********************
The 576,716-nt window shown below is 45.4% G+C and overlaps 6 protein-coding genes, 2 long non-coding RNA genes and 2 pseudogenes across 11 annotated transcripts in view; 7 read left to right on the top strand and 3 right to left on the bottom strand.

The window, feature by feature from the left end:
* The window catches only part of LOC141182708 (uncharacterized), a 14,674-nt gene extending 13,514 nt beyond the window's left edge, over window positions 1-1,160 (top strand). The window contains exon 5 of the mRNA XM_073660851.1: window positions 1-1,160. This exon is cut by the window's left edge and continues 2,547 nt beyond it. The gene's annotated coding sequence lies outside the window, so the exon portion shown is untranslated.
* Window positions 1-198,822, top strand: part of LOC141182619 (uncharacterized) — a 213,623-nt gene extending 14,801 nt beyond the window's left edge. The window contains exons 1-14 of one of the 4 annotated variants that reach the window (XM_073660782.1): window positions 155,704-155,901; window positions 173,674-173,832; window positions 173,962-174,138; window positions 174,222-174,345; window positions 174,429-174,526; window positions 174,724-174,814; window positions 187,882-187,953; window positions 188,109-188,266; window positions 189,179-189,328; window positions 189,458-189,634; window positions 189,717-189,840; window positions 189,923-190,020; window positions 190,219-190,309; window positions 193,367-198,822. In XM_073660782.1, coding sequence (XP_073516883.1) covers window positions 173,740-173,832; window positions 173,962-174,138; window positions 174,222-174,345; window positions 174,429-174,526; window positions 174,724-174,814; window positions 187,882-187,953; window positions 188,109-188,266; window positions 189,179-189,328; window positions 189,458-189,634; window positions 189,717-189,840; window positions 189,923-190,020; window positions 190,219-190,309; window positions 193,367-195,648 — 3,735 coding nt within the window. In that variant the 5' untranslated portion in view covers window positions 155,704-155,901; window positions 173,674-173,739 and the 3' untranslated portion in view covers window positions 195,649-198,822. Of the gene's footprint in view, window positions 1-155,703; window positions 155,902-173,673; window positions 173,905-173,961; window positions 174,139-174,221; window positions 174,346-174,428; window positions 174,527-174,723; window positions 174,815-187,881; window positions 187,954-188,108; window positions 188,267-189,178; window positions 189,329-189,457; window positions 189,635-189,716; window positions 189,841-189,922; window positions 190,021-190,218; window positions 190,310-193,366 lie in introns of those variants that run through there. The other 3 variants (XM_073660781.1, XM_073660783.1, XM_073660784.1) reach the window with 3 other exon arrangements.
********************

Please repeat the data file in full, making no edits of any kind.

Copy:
The 576,716-nt window shown below is 45.4% G+C and overlaps 6 protein-coding genes, 2 long non-coding RNA genes and 2 pseudogenes across 11 annotated transcripts in view; 7 read left to right on the top strand and 3 right to left on the bottom strand.

The window, feature by feature from the left end:
* The window catches only part of LOC141182708 (uncharacterized), a 14,674-nt gene extending 13,514 nt beyond the window's left edge, over window positions 1-1,160 (top strand). The window contains exon 5 of the mRNA XM_073660851.1: window positions 1-1,160. This exon is cut by the window's left edge and continues 2,547 nt beyond it. The gene's annotated coding sequence lies outside the window, so the exon portion shown is untranslated.
* Window positions 1-198,822, top strand: part of LOC141182619 (uncharacterized) — a 213,623-nt gene extending 14,801 nt beyond the window's left edge. The window contains exons 1-14 of one of the 4 annotated variants that reach the window (XM_073660782.1): window positions 155,704-155,901; window positions 173,674-173,832; window positions 173,962-174,138; window positions 174,222-174,345; window positions 174,429-174,526; window positions 174,724-174,814; window positions 187,882-187,953; window positions 188,109-188,266; window positions 189,179-189,328; window positions 189,458-189,634; window positions 189,717-189,840; window positions 189,923-190,020; window positions 190,219-190,309; window positions 193,367-198,822. In XM_073660782.1, coding sequence (XP_073516883.1) covers window positions 173,740-173,832; window positions 173,962-174,138; window positions 174,222-174,345; window positions 174,429-174,526; window positions 174,724-174,814; window positions 187,882-187,953; window positions 188,109-188,266; window positions 189,179-189,328; window positions 189,458-189,634; window positions 189,717-189,840; window positions 189,923-190,020; window positions 190,219-190,309; window positions 193,367-195,648 — 3,735 coding nt within the window. In that variant the 5' untranslated portion in view covers window positions 155,704-155,901; window positions 173,674-173,739 and the 3' untranslated portion in view covers window positions 195,649-198,822. Of the gene's footprint in view, window positions 1-155,703; window positions 155,902-173,673; window positions 173,905-173,961; window positions 174,139-174,221; window positions 174,346-174,428; window positions 174,527-174,723; window positions 174,815-187,881; window positions 187,954-188,108; window positions 188,267-189,178; window positions 189,329-189,457; window positions 189,635-189,716; window positions 189,841-189,922; window positions 190,021-190,218; window positions 190,310-193,366 lie in introns of those variants that run through there. The other 3 variants (XM_073660781.1, XM_073660783.1, XM_073660784.1) reach the window with 3 other exon arrangements.